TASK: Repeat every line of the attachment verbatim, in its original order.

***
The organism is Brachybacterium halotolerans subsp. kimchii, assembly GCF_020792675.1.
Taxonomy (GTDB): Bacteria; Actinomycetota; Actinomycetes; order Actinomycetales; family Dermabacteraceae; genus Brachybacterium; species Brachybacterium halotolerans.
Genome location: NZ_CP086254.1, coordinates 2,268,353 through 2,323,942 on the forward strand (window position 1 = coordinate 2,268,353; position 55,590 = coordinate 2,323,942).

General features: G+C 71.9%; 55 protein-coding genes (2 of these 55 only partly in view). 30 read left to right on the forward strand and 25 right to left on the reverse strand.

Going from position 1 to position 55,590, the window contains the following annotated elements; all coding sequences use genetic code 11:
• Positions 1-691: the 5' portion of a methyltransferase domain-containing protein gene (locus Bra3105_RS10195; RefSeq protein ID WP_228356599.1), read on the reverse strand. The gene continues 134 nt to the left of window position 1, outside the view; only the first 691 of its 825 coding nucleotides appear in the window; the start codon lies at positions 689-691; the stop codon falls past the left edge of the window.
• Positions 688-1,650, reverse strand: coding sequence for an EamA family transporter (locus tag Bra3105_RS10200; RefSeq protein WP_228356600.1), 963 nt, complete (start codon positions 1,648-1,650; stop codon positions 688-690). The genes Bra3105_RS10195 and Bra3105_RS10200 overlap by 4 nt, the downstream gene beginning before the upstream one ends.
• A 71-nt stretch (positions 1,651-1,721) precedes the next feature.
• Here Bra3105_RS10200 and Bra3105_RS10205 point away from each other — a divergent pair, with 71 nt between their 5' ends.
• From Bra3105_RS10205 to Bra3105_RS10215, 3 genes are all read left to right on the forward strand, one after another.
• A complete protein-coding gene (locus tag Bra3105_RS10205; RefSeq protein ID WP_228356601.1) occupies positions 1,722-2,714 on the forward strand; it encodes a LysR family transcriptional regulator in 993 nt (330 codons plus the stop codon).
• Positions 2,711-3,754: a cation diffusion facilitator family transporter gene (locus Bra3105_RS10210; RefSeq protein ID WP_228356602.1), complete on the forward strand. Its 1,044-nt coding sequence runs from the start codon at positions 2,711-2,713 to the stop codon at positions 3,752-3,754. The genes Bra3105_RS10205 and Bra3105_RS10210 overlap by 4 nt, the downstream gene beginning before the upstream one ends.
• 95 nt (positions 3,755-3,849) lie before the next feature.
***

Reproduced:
The organism is Brachybacterium halotolerans subsp. kimchii, assembly GCF_020792675.1.
Taxonomy (GTDB): Bacteria; Actinomycetota; Actinomycetes; order Actinomycetales; family Dermabacteraceae; genus Brachybacterium; species Brachybacterium halotolerans.
Genome location: NZ_CP086254.1, coordinates 2,268,353 through 2,323,942 on the forward strand (window position 1 = coordinate 2,268,353; position 55,590 = coordinate 2,323,942).

General features: G+C 71.9%; 55 protein-coding genes (2 of these 55 only partly in view). 30 read left to right on the forward strand and 25 right to left on the reverse strand.

Going from position 1 to position 55,590, the window contains the following annotated elements; all coding sequences use genetic code 11:
• Positions 1-691: the 5' portion of a methyltransferase domain-containing protein gene (locus Bra3105_RS10195; RefSeq protein ID WP_228356599.1), read on the reverse strand. The gene continues 134 nt to the left of window position 1, outside the view; only the first 691 of its 825 coding nucleotides appear in the window; the start codon lies at positions 689-691; the stop codon falls past the left edge of the window.
• Positions 688-1,650, reverse strand: coding sequence for an EamA family transporter (locus tag Bra3105_RS10200; RefSeq protein WP_228356600.1), 963 nt, complete (start codon positions 1,648-1,650; stop codon positions 688-690). The genes Bra3105_RS10195 and Bra3105_RS10200 overlap by 4 nt, the downstream gene beginning before the upstream one ends.
• A 71-nt stretch (positions 1,651-1,721) precedes the next feature.
• Here Bra3105_RS10200 and Bra3105_RS10205 point away from each other — a divergent pair, with 71 nt between their 5' ends.
• From Bra3105_RS10205 to Bra3105_RS10215, 3 genes are all read left to right on the forward strand, one after another.
• A complete protein-coding gene (locus tag Bra3105_RS10205; RefSeq protein ID WP_228356601.1) occupies positions 1,722-2,714 on the forward strand; it encodes a LysR family transcriptional regulator in 993 nt (330 codons plus the stop codon).
• Positions 2,711-3,754: a cation diffusion facilitator family transporter gene (locus Bra3105_RS10210; RefSeq protein ID WP_228356602.1), complete on the forward strand. Its 1,044-nt coding sequence runs from the start codon at positions 2,711-2,713 to the stop codon at positions 3,752-3,754. The genes Bra3105_RS10205 and Bra3105_RS10210 overlap by 4 nt, the downstream gene beginning before the upstream one ends.
• 95 nt (positions 3,755-3,849) lie before the next feature.